“Yes but you work such long hours. You should-.”
“I know mom. As soon as we have these new reps trained I won’t have to do their job and mine.”
“And Shannon can’t do any of it?”
“She works new clients and leads I work personnel and bookkeeping.”
“You should be making enough that you could hire a security guy for the parking lot at the very least.”
Rachel dug in her purse. There must be some headache medicine in her bag someplace. How many times would they walk around the same mountain at these afternoon coffee breaks? She found her pill case in the side pocket and swallowed down two pills. “Do they have any leads yet?”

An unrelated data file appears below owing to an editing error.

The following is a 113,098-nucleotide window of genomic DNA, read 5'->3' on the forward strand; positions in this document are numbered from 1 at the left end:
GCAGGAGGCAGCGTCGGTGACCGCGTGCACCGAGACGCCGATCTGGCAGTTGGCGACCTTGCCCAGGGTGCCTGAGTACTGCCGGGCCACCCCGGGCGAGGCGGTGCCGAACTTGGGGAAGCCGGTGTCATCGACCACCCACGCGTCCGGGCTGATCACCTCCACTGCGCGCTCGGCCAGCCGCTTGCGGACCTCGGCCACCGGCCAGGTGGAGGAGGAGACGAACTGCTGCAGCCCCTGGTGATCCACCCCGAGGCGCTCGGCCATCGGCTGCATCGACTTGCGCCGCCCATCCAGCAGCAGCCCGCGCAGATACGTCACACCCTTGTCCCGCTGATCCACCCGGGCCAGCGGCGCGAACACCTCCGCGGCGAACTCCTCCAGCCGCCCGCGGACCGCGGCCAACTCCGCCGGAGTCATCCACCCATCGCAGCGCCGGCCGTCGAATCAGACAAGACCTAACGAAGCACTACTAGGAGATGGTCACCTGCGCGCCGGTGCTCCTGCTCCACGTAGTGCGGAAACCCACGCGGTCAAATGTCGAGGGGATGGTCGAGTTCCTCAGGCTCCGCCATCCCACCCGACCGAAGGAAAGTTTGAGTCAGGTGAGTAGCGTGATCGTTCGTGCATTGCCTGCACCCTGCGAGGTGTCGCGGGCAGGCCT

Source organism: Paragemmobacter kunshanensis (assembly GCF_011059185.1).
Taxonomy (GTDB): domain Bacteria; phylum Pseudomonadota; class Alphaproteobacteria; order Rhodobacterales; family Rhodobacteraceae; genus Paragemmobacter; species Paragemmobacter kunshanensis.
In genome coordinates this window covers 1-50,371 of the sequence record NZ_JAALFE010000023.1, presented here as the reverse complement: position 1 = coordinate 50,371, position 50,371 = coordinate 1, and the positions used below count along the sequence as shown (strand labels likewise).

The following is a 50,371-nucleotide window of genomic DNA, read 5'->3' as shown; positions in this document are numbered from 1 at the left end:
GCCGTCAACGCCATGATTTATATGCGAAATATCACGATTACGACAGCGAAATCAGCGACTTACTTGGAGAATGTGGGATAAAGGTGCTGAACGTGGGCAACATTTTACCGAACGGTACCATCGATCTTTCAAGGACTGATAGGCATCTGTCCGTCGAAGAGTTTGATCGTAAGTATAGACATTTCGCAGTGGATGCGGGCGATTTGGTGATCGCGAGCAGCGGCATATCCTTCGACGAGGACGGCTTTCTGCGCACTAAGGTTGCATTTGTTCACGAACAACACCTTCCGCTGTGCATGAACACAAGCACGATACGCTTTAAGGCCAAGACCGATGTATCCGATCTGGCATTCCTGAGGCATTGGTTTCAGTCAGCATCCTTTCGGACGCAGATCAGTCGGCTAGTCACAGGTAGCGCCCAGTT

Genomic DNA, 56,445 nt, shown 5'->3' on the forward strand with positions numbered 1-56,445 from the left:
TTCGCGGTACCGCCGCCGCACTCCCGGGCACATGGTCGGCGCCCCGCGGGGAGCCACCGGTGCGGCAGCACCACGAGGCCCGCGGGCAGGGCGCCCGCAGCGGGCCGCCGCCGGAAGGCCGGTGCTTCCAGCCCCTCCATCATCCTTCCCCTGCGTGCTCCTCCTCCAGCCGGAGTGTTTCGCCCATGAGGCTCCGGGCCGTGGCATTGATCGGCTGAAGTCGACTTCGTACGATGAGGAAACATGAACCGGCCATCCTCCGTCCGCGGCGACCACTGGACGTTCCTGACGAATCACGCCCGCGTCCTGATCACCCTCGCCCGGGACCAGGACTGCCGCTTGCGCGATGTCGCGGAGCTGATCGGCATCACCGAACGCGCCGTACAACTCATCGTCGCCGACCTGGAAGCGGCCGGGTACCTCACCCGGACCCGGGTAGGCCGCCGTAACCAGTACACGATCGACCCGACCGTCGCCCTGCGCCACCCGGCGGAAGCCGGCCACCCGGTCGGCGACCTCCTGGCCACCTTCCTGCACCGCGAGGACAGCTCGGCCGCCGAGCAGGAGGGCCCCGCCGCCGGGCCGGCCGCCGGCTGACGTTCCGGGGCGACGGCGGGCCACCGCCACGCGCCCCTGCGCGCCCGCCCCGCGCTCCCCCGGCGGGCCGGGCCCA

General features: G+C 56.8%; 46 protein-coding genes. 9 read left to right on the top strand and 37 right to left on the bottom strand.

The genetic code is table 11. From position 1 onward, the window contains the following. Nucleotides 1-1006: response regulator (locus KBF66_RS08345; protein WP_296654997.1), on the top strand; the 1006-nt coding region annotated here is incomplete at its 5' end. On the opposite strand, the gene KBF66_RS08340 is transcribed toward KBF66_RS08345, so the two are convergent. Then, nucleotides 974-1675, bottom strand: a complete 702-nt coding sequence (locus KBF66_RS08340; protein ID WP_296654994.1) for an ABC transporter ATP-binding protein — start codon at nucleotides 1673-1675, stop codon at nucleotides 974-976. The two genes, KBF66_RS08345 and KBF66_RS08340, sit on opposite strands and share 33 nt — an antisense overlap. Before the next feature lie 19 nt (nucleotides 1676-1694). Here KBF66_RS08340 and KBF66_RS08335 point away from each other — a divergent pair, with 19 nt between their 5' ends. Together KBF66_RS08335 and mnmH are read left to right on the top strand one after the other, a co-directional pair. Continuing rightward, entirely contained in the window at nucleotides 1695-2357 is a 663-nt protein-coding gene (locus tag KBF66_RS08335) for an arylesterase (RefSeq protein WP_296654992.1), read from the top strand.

“I get it. Stay out of running your business.” Mom leaned back and folded her arms.
“Well none they’re tellin’ anybody. The paper said they call him the Fratboy killer ‘cause he leaves some fraternity charm on all the girls along with a white rose.”
“I’d heard about the charm. Alpha something something. Is it for sure a fraternity?”
“I don’t follow all that Greek stuff. I’m sure they’re just guessin’ anyways. D’you hear about the latest young lady?”
“Day or two ago.”
“No.” Someone came over and took Rachel’s tray. Her mom lowered her voice and leaned forward.
“She makes number four in the last year. Broke my heart when I saw the picture.” Her mom put her hand over her chest. “She was a beautiful young lady in her early 20s, with such pretty red-brown hair. It was on the front page.”
“I don’t get the paper. I read my news on-line.”